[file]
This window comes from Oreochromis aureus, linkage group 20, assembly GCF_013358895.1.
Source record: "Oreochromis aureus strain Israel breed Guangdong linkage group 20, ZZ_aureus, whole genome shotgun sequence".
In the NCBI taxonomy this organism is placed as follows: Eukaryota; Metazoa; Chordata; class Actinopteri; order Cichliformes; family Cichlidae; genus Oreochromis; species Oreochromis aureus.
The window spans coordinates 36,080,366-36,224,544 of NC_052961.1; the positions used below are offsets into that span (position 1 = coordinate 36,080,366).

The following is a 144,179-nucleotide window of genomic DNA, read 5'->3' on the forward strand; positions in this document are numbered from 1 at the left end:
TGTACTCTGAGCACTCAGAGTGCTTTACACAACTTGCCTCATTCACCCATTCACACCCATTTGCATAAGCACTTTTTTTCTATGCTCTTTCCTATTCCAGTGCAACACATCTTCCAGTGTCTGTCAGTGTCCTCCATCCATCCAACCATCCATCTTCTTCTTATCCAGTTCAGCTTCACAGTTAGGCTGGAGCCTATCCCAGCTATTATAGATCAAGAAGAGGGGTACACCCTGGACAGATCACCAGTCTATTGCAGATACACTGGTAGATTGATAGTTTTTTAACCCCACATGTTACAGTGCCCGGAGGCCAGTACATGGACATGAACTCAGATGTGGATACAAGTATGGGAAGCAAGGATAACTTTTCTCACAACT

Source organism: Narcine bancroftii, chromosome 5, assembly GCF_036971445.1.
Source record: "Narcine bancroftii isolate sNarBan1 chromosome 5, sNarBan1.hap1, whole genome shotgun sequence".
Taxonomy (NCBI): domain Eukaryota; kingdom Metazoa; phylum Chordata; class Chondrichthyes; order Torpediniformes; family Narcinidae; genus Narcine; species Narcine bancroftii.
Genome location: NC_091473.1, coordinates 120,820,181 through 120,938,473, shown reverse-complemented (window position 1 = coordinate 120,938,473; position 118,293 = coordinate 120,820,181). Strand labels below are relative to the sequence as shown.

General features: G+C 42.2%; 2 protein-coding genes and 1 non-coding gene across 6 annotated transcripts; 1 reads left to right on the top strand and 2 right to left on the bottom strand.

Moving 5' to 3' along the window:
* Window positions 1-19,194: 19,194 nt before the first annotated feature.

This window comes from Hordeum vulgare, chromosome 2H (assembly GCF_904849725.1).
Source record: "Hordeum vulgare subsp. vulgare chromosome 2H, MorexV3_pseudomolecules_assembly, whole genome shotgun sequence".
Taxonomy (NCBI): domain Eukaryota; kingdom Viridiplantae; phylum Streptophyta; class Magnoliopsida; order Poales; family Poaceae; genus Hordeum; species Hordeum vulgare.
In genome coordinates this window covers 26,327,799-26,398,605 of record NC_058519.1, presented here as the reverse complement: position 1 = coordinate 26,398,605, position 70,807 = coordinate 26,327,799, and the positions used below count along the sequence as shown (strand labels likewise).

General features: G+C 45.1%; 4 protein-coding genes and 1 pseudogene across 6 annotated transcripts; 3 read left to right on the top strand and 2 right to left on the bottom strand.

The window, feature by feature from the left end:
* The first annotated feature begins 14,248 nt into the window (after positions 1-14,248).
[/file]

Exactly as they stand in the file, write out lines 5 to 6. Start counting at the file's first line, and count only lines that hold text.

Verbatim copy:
The following is a 144,179-nucleotide window of genomic DNA, read 5'->3' on the forward strand; positions in this document are numbered from 1 at the left end:
TGTACTCTGAGCACTCAGAGTGCTTTACACAACTTGCCTCATTCACCCATTCACACCCATTTGCATAAGCACTTTTTTTCTATGCTCTTTCCTATTCCAGTGCAACACATCTTCCAGTGTCTGTCAGTGTCCTCCATCCATCCAACCATCCATCTTCTTCTTATCCAGTTCAGCTTCACAGTTAGGCTGGAGCCTATCCCAGCTATTATAGATCAAGAAGAGGGGTACACCCTGGACAGATCACCAGTCTATTGCAGATACACTGGTAGATTGATAGTTTTTTAACCCCACATGTTACAGTGCCCGGAGGCCAGTACATGGACATGAACTCAGATGTGGATACAAGTATGGGAAGCAAGGATAACTTTTCTCACAACT